This research has proved that SR-μCT is a powerful non-invasive and quantitative technique that can be used for investigation of microcrystalline particles at high resolution. The structure of every single microcrystalline particle can be visualized from the 3D X-ray CT images. With the N-in-One analysis, from only one CT scan, the 3D morphological information of hundreds even thousands of crystal particles can be obtained; also a wide range of 3D quantitative parameters can be calculated. Generally, the solid form morphology of a chemical compound is defined in terms of its internal structure. Beside the crystal form, crystal habit described the shapes and aggregates that a certain compound is likely to form. Once the crystallization condition is fixed, the external appearance could be predictively determined. The morphology is also an important character for the identification of crystal form, whereas the challenge is the quantitative characterization of 3D morphology of crystalline particles. In this research, the concept of volume bias percentage (VBP) has been proposed for the quantitative characterization of the surface roughness and the surface morphology pattern. Thus a new method has been developed for the quantitative identification of crystal form of clopidogrel crystal at a high accuracy level (above 99.91%). Importantly, interference of excipients, which is commonly found, can be avoided a fact which demonstrates an advantage of this technique over other polymorph identification methods. It is of interest that this research has demonstrated the identification of crystal form based on the quantitative 3D morphology.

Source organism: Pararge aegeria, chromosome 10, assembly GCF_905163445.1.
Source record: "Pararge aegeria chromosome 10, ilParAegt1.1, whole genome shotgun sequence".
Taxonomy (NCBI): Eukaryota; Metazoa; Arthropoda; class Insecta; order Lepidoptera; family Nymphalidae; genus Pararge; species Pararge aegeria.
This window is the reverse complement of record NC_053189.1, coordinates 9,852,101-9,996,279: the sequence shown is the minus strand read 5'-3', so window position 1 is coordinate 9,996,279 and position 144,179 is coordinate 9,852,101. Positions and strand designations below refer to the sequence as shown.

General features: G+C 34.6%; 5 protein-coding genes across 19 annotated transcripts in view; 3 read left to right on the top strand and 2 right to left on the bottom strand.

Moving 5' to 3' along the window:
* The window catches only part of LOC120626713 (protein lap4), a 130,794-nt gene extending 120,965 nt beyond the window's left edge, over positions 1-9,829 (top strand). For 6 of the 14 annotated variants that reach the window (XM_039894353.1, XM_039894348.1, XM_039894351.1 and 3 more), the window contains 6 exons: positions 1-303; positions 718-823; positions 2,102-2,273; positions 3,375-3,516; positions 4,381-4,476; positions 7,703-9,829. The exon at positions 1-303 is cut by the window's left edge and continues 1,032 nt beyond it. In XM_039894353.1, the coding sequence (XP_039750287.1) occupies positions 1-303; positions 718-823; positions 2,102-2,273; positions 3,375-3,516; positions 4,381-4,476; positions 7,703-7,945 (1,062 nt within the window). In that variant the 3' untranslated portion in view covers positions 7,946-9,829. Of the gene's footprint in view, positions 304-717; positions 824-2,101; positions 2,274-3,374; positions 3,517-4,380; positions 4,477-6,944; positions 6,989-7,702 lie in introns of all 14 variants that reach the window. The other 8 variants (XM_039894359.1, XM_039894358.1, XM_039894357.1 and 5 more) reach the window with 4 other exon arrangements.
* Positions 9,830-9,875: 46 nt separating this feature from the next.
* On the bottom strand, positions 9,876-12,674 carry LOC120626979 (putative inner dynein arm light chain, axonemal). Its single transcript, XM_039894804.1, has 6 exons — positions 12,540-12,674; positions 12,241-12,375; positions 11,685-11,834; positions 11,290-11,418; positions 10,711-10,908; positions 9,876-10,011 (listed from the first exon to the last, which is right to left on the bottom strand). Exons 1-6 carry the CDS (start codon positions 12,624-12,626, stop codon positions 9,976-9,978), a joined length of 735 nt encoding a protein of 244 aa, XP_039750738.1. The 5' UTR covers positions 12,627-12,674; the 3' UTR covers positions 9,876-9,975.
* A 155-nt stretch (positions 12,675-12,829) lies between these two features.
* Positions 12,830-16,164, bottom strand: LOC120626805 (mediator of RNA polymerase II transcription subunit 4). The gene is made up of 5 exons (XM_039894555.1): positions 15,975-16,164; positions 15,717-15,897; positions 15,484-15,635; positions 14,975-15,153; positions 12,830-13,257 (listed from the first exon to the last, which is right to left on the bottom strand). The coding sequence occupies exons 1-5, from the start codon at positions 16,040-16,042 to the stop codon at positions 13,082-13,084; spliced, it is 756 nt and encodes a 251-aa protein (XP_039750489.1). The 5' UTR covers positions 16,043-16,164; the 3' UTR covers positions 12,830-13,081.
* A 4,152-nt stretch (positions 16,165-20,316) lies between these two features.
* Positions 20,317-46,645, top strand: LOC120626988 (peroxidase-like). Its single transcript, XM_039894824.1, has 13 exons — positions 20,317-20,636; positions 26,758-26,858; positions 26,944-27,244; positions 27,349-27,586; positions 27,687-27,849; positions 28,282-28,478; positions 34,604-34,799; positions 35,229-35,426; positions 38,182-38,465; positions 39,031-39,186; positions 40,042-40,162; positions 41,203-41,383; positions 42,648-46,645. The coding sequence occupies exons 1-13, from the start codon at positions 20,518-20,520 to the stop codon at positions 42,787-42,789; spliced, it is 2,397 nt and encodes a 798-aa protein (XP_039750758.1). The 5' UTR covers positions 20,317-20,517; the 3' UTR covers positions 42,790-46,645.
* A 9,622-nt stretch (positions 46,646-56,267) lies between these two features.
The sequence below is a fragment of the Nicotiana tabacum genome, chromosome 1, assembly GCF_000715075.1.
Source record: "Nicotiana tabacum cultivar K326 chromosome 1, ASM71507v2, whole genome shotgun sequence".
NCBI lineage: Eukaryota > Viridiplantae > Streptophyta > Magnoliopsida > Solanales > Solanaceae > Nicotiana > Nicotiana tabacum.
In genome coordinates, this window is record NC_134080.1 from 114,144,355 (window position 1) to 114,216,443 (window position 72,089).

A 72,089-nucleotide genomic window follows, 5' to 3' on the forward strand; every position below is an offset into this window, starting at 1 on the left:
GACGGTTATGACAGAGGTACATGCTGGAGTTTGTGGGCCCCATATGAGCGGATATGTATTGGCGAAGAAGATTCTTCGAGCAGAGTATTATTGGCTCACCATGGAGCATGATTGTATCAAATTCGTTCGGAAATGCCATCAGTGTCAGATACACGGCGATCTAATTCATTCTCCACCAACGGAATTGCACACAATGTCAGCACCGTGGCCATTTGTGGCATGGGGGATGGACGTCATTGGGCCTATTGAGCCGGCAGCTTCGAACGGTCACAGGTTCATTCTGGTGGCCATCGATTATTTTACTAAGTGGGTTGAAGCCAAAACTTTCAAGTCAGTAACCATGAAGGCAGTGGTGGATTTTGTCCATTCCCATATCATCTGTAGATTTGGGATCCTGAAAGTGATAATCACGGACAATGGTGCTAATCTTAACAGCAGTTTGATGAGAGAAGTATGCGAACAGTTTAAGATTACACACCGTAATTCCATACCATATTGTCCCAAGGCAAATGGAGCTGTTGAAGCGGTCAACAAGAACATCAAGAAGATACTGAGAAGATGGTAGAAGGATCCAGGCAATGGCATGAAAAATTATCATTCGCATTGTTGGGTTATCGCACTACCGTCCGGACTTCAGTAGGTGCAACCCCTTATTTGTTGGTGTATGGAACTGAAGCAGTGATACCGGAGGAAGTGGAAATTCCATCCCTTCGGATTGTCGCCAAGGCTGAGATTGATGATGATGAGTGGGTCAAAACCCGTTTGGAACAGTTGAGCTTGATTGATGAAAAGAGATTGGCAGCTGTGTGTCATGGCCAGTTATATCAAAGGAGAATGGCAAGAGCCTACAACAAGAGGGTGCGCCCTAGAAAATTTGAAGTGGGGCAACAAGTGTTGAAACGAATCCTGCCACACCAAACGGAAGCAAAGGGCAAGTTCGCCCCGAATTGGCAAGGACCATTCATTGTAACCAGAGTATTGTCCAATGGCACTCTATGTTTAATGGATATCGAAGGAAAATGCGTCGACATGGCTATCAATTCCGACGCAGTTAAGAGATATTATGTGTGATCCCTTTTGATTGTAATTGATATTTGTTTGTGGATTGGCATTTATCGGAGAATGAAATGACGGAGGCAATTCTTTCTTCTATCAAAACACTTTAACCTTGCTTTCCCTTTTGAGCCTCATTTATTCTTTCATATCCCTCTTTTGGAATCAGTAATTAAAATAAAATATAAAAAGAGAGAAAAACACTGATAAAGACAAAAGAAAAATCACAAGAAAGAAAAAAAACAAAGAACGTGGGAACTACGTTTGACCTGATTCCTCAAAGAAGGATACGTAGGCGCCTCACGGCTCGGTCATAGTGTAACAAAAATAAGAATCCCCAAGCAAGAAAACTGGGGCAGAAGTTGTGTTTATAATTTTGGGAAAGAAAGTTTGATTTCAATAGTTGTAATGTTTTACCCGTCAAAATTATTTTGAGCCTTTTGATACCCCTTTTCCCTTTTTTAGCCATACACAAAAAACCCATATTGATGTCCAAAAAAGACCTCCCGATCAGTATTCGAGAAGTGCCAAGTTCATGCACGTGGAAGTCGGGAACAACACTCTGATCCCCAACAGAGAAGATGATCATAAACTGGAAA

CLP I and CLP II, were provided by Shenyang Pharmaceutical University (Shenyang, China) with the purity of 99.9%. PVP/VA (Plasdone® S630) purchased from Shanghai Chineway Pharmaceutical Tech Co., Ltd. (Shanghai, China) was used as diluents due to its stability, good flowability and low X-Ray absorption coefficient to separate the CLP particles from each other. Both the CLP I and CLP II crystal forms were fractionated by sieving to obtain a particle size between 180–280 μm and all other materials were fractionated by sieving to obtain a particle size between 70–150 μm. The gelatin capsule shell of size 2# was provided by Xinchang Hechang Capsule Equipment Co. Ltd. (Zhejiang, China) as the container of powder sample. CLP particles and excipients were mixed thoroughly and filled in the capsules. The CT scans were carried out at Shanghai Synchrotron Radiation Facility (SSRF) at BL13W beam line.

CLP polymorphs characterization

The PXRD was performed to verify the crystal form of the two polymorphs following pulverization (<5 μm) and homogenization. PXRD scans were acquired using a Bruker D8 Advance (Siemens) powder diffractometer equipped with a 2.2 kW sealed Cu X-ray source, a graphite monochromator to filter out the Cu K β radiation and a NaI (Tl) scintillation detector. The scans were performed between 3° and 40° 2θ with a 0.01° step size and a counting time of 0.1 s per step.